I would like to add that although G4TV advertises Beast Wars as part of their weekday morning "Action Blast," they do not appear to be airing actual episodes of the show. Instead, the network has....
...wait for it....
...decided to reduce every 22-minute episode of the show down to about ten minutes by editing out all of the story elements. That's right: the braintrust at G4 thought it would be a good idea to remove all of the backstory, character interaction, and plot development that made Beast Wars such a great show so that they could air a solid block of CGI robots shooting at each other for no discernable reason.
If you decide to watch Beast Wars, please try to acquire the series on DVD. It deserves a lot better than what you'll see on G4TV.
This is certainly good news, but the issue I have is that some people are using al-Zarqawi's death as "proof that we're winning the War on Terror." If al-Qaeda somehow successfully assassinated Donald Rumsfeld, would these same people be taking to the airwaves calling it proof that we were losing the War on Terror?
Reading over my own post, I think I should have been more clear.
I'm currently trying out Ground Control II, and although I can pause the game by hitting the 'Pause' button on the keyboard, I'm unable to interact with the game in any way except to scroll the map. I'm wondering if anyone's aware of an .ini toggle or unofficial patch that might add the ability to queue up orders while the game is paused.
Blu-Ray technology has one legitimate advantage over HD-DVD media: the discs can hold significantly more information. This would theoretically allow for studios to maximize the video quality without having to sacrifice special features like commentary tracks and behind-the-scenes documentaries.
The biggest downside to the technology is that its marketed by Sony: a company so draconian in their copy protection schemes and so uncompromising in their pursuit of profits that they produce music CDs that install rootkit viruses in your PC and once teamed up with LucasFilm and Circuit City to push DivX players which would require home users to pay money everytime they wanted to watch a movie they owned.
One popular rumor suggests that PlayStation 3 games will hardcode themselves to the first machine they're put into, becoming unplayable on all other PS3 consoles and eliminating the sale of used games, game rentals, and even loaning games out to friends. Sony flatly denies any such feature, but the reason the rumor persists is that it's *exactly* the sort of thing Sony would push out onto the marketplace. This company wants to establish a stranglehold on the world of digital media, and they're fully prepared to redefine the concept of "ownership" to get it done.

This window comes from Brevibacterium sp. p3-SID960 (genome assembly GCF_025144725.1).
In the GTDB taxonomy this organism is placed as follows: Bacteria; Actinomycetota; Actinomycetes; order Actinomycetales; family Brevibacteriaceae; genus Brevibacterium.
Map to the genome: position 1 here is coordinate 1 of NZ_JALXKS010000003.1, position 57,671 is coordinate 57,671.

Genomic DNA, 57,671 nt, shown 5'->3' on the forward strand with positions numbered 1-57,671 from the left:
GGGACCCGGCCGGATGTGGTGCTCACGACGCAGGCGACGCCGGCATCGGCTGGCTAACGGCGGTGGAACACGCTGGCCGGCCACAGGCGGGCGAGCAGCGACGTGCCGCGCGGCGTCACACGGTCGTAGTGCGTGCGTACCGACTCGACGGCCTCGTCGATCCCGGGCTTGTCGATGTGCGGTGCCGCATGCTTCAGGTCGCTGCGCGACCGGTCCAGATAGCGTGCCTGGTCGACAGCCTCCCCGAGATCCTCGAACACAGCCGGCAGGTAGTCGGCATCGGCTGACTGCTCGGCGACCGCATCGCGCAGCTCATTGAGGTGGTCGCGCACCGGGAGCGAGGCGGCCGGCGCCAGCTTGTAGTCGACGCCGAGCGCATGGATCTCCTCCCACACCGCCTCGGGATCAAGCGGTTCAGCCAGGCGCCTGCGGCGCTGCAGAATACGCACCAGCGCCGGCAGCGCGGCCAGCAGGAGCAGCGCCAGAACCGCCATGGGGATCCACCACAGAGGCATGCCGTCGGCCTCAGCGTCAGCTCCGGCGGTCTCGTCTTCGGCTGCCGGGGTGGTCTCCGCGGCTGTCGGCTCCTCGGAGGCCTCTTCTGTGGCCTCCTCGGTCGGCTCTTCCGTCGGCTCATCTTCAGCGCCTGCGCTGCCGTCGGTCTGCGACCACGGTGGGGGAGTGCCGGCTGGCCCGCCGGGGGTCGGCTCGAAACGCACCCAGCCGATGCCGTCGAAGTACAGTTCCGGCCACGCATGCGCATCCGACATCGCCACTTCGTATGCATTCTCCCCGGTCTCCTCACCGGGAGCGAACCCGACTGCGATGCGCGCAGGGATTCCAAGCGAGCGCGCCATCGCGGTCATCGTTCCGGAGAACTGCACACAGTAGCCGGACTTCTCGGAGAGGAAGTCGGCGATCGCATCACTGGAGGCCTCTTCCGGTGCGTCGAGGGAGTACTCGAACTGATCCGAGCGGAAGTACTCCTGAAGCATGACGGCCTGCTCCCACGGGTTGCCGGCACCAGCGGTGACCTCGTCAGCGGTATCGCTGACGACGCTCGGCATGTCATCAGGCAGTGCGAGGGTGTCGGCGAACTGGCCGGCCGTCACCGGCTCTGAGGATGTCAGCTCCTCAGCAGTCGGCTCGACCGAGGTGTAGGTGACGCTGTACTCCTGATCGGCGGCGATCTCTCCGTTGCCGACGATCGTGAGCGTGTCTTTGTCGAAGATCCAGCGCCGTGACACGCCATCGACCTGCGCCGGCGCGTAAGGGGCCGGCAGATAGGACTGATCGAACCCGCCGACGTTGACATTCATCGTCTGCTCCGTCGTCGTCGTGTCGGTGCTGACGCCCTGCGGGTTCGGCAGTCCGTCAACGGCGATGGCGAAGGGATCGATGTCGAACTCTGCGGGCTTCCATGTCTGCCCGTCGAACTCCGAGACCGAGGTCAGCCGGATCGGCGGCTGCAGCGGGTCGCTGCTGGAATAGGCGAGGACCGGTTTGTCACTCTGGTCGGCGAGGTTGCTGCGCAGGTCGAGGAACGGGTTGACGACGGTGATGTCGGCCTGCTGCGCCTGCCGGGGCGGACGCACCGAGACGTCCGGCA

I own a PlayStation 2. My television, DVD player, and camcorder are all from Sony because my research indicated they were the best in their fields for what I wanted to do. I think that when Sony embraces an established electronic standard, they're frequently able to do it better than most of their competitors. What I *don't* trust is their attempts to create new standards, especially one that they would retain exclusive rights over.
I'm really hoping HD-DVD is the next standard of choice.
Just a few days ago, I started playing Indigo Prophecy for the X-Box and I think it's an amazingly fun and inventive game. I picked up Mark Ecko's Getting Up for $10 at that big Circuit City sale this week, and I'll be keeping a careful eye on the availability of that new Dreamfall game so I can snatch it up before it vanishes from store shelves. At some point this summer, I also intend to finally play the X-Box "Director's Cut" version of Fatal Frame 2 all the way through.
Backwards compatibility means a great deal to a person like me who enjoys playing older games that were missed the first time around. I guess I'm too far in the minority for Microsoft's bigwigs to care about, but I consider the backwards compatibility feature of the Wii and PlayStation 3 to be one of their biggest selling points (or *only* selling point in the case of the PS3....)